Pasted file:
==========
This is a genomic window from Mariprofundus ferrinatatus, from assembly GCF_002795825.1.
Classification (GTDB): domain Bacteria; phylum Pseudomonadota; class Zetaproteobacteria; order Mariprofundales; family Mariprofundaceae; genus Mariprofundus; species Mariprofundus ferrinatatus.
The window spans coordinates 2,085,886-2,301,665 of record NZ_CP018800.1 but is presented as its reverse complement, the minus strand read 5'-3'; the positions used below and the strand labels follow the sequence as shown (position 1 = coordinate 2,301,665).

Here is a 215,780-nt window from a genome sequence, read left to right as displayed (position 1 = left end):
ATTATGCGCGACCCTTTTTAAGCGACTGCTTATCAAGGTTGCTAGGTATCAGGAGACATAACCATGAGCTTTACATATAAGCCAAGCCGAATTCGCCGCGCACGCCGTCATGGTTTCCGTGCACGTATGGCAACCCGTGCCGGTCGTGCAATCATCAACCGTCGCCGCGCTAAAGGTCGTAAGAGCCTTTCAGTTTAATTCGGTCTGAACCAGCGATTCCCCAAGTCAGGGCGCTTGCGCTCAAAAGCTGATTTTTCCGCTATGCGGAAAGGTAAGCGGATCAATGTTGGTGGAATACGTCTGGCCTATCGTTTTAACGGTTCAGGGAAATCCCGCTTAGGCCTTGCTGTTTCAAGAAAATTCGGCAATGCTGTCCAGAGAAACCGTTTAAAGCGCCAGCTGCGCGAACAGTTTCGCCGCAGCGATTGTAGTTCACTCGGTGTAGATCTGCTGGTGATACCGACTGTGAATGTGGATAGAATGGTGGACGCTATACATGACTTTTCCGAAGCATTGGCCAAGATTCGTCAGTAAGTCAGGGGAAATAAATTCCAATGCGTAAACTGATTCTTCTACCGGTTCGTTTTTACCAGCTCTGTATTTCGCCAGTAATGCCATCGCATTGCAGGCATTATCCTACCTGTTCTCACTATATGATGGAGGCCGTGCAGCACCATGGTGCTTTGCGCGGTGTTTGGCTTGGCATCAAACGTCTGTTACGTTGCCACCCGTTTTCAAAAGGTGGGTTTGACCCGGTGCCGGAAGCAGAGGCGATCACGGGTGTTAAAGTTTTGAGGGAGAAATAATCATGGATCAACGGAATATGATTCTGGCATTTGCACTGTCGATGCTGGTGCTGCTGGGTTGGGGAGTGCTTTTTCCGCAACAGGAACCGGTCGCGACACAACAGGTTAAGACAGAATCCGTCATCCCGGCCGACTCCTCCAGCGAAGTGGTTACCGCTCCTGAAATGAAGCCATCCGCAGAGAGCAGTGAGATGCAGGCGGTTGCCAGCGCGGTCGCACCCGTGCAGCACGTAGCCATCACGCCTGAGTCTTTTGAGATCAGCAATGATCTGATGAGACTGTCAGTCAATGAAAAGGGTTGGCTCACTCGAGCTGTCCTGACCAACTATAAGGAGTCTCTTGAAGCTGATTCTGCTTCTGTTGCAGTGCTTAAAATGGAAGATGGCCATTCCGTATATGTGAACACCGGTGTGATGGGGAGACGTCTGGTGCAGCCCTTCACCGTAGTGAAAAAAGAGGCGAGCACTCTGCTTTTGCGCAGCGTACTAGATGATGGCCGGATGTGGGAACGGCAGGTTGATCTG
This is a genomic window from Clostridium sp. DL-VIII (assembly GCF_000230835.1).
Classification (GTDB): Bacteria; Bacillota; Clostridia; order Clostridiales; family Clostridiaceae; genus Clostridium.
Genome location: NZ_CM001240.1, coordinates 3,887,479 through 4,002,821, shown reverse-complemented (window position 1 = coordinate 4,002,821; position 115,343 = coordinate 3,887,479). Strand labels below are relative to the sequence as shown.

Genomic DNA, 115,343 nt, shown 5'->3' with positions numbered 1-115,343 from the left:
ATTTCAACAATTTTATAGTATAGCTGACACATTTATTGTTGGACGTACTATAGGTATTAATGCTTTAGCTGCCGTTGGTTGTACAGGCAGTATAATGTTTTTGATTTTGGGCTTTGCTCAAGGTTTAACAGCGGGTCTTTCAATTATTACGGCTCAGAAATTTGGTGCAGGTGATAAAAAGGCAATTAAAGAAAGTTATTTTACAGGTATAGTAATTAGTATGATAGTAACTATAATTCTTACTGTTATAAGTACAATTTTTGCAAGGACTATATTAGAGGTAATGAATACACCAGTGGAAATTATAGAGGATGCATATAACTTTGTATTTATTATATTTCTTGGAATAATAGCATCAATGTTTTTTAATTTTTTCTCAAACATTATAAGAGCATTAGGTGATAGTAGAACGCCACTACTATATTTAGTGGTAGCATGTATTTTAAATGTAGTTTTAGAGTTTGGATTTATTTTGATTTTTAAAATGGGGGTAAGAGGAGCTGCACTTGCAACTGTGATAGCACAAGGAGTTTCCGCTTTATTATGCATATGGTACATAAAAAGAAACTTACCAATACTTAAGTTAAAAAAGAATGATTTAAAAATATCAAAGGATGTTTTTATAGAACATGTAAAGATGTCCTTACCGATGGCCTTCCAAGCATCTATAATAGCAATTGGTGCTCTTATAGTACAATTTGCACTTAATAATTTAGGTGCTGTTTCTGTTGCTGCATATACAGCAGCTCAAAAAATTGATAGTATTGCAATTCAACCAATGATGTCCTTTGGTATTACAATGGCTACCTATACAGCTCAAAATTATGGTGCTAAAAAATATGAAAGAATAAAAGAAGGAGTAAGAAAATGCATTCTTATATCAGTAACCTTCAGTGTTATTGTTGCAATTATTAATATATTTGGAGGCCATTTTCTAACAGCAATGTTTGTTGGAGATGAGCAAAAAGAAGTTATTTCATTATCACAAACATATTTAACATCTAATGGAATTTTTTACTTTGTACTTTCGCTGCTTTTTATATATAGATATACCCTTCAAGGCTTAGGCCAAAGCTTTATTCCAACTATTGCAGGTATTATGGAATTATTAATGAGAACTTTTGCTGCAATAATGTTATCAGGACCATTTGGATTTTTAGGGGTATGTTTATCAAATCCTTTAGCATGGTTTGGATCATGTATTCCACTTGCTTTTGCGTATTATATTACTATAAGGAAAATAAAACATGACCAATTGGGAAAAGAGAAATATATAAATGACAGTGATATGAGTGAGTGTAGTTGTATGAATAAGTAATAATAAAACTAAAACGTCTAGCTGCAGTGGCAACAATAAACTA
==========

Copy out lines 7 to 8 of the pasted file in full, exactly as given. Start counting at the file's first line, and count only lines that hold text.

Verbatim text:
Classification (GTDB): Bacteria; Bacillota; Clostridia; order Clostridiales; family Clostridiaceae; genus Clostridium.
Genome location: NZ_CM001240.1, coordinates 3,887,479 through 4,002,821, shown reverse-complemented (window position 1 = coordinate 4,002,821; position 115,343 = coordinate 3,887,479). Strand labels below are relative to the sequence as shown.